The parallel magnetic field tuned two-dimensional superconductor-insulator transition has been investigated in ultrathin films of amorphous Bi. The resistance is found to be independent of temperature on both sides of the transition below approximately 120 mK. Several observations suggest that this regime is not intrinsically "metallic" but results from the failure of the films' electrons to cool. The onset of this temperature-independent regime can be moved to higher temperatures by either increasing the measuring current or the level of electromagnetic noise. Temperature scaling is successful above 120 mK. Electric field scaling can be mapped onto temperature scaling by relating the electric fields to elevated electron temperatures. These results cast doubt in the case of ultrathin films on the existence of an intrinsic metallic regime and on the independent determination of the correlation length and dynamical critical exponents obtained by combining the results of electric field and temperature scaling.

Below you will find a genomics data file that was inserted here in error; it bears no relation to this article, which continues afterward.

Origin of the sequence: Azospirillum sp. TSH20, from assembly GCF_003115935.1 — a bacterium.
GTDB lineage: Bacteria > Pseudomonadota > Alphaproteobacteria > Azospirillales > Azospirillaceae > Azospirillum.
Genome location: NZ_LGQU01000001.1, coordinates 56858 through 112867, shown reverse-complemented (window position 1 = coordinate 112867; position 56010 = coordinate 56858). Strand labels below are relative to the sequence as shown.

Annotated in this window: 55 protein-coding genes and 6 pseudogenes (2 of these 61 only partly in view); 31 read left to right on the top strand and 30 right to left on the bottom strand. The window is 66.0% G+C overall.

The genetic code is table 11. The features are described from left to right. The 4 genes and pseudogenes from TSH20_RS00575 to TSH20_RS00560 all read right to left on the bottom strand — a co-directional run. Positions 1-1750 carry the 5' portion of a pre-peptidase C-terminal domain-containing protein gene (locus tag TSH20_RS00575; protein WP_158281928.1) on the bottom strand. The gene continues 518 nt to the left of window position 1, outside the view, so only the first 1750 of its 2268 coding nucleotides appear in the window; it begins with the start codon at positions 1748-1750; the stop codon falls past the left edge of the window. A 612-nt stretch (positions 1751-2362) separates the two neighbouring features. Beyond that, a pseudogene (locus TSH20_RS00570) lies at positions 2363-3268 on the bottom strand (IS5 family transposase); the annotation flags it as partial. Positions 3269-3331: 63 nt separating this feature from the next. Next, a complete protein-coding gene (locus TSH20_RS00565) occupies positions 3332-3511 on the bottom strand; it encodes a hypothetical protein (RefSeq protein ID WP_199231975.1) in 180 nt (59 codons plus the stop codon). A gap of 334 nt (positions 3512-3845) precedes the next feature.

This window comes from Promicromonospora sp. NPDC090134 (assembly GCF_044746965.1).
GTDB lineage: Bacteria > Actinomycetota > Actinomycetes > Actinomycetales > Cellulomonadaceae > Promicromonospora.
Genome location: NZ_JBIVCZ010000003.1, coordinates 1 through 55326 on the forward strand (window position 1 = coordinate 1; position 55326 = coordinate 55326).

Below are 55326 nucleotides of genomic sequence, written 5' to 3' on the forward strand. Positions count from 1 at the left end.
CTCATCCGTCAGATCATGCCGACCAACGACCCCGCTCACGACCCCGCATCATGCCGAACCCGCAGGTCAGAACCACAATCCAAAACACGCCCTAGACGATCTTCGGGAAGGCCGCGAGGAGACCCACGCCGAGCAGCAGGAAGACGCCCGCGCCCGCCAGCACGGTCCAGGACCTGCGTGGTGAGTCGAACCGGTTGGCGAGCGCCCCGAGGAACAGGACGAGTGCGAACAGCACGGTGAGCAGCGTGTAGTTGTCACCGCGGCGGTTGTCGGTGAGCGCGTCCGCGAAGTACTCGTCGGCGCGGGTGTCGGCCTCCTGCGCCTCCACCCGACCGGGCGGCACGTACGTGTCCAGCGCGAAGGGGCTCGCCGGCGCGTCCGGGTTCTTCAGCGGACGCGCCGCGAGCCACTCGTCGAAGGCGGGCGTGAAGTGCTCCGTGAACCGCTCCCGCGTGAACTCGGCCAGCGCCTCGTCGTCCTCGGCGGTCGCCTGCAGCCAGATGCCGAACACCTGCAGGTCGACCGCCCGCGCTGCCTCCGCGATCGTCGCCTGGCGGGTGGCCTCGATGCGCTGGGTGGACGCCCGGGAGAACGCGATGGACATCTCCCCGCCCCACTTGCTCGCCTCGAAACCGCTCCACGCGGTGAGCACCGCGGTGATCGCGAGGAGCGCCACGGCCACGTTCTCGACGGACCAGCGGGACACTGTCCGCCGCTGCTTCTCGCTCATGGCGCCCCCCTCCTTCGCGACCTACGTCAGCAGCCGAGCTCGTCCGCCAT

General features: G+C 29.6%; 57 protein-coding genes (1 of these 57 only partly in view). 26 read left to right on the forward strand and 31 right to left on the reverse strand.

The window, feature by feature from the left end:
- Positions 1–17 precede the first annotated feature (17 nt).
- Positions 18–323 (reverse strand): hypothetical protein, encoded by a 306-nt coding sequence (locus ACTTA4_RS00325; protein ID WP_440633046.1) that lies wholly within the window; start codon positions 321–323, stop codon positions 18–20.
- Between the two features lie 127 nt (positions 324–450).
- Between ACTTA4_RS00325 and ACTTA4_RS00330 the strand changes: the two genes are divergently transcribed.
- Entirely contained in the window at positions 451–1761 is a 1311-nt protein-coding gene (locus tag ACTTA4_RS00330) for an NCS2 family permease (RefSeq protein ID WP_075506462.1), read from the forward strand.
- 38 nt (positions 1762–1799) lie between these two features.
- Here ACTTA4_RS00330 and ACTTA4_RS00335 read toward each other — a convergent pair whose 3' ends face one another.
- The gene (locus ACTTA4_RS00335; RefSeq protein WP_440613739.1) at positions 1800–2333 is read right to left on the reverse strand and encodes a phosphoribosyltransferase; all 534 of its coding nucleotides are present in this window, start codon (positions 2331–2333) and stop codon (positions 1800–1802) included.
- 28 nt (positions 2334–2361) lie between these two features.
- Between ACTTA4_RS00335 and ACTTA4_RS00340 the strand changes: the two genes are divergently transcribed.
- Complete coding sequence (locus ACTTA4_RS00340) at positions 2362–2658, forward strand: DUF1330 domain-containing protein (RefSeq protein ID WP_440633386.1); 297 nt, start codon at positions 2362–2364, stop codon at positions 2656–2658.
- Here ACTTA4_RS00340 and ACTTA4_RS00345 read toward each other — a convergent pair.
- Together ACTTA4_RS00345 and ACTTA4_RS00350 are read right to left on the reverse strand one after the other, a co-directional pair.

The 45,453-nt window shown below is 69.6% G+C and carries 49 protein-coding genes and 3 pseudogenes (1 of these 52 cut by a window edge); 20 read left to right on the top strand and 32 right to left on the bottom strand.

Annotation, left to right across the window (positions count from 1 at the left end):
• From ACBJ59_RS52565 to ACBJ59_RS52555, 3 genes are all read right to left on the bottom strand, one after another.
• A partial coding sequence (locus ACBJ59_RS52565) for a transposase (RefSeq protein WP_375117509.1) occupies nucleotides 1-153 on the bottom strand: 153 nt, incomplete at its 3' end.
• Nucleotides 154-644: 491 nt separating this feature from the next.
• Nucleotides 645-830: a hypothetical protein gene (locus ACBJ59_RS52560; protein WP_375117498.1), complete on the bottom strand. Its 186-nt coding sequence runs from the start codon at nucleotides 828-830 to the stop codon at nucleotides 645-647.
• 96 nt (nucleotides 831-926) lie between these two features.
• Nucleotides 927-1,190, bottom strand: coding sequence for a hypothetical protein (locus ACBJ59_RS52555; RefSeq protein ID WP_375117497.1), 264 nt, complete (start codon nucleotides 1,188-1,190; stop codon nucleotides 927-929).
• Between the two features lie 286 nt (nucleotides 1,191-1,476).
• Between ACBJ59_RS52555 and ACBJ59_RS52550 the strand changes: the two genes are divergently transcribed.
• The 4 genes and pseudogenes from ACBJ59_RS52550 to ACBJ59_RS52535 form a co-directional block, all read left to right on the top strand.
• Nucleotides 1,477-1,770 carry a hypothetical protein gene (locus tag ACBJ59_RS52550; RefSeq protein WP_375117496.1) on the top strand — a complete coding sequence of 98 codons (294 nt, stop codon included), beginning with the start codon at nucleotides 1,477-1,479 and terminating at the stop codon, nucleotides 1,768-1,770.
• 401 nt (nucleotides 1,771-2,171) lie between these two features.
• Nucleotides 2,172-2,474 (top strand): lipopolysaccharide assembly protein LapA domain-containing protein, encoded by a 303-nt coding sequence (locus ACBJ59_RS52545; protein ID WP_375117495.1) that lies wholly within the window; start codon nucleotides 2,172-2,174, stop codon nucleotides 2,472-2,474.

|Original language||English (US)|
|Journal||Physical Review B - Condensed Matter and Materials Physics|
|State||Published - 2006|